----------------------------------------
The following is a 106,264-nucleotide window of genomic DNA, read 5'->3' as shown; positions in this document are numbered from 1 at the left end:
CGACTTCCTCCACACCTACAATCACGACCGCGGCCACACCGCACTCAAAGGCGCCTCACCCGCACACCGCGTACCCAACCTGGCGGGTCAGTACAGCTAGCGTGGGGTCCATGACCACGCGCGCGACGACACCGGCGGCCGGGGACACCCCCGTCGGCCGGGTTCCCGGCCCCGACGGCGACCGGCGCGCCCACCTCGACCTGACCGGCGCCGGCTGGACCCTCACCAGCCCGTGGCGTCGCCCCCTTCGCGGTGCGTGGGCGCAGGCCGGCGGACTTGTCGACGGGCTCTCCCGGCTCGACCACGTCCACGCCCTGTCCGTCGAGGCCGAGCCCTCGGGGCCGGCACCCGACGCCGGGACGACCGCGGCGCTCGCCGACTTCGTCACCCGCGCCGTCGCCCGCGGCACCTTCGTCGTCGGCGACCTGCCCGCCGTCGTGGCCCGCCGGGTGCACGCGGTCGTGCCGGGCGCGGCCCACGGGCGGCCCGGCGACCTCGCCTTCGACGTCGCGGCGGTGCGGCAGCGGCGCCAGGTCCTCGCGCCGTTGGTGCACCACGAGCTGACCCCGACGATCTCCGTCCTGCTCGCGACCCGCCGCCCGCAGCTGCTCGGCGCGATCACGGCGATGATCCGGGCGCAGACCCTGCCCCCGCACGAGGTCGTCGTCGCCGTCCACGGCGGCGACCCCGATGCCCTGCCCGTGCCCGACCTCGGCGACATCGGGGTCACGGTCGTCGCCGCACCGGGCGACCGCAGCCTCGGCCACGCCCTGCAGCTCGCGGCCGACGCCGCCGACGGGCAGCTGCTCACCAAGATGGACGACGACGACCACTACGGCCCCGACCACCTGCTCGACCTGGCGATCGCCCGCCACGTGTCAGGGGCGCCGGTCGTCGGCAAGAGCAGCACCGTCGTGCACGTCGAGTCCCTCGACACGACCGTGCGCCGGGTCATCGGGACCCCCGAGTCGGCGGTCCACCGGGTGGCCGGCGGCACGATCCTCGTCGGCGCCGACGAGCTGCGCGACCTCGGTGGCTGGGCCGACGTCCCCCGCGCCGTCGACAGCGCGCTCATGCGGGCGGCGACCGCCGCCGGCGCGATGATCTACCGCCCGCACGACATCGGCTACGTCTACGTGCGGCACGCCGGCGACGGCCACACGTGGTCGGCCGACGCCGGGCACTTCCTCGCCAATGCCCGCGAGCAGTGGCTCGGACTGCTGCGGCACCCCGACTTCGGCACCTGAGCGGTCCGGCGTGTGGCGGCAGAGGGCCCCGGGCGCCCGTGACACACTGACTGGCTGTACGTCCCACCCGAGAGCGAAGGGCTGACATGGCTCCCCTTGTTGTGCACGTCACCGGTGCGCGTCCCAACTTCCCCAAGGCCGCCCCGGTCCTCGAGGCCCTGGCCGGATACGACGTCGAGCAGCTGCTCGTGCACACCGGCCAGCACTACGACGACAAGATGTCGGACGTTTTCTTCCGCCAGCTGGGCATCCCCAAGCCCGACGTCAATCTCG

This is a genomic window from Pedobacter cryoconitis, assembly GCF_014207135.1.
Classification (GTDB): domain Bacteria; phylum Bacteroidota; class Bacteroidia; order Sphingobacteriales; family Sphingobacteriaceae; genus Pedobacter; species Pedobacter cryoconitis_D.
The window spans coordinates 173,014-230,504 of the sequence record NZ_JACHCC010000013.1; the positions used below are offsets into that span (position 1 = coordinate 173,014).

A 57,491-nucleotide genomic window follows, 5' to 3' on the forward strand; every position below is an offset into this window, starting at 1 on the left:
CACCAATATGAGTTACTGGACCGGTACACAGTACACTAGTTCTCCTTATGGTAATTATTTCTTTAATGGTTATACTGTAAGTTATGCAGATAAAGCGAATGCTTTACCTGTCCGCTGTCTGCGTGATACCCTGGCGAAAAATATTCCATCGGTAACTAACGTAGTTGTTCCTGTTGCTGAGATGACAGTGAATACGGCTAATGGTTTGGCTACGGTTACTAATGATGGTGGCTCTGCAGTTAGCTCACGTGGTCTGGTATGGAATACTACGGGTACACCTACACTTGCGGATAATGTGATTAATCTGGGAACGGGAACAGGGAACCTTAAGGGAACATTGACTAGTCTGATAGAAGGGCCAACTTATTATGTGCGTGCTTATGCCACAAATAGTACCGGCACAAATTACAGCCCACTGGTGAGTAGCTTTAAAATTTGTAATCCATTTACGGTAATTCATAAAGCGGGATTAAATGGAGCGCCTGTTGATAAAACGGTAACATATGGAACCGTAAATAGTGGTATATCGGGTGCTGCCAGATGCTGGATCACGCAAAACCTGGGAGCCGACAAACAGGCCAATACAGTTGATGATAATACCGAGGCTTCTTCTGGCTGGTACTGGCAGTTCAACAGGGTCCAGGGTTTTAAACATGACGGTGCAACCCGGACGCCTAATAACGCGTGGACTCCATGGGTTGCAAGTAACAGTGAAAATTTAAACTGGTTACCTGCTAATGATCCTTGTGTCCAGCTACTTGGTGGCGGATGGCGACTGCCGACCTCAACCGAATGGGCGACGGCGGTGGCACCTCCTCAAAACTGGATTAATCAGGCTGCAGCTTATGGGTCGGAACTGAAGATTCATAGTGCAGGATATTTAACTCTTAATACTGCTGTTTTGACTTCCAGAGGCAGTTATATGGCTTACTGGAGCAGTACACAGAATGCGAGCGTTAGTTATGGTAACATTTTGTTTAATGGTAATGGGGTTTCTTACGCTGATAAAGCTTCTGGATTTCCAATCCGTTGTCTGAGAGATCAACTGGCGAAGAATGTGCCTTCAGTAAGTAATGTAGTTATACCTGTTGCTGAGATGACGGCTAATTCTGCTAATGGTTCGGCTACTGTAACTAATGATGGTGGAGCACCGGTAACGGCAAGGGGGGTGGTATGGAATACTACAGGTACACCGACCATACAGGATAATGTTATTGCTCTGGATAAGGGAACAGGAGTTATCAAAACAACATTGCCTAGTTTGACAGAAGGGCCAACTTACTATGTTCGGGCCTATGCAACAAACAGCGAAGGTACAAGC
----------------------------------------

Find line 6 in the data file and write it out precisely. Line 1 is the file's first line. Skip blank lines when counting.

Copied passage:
A 57,491-nucleotide genomic window follows, 5' to 3' on the forward strand; every position below is an offset into this window, starting at 1 on the left: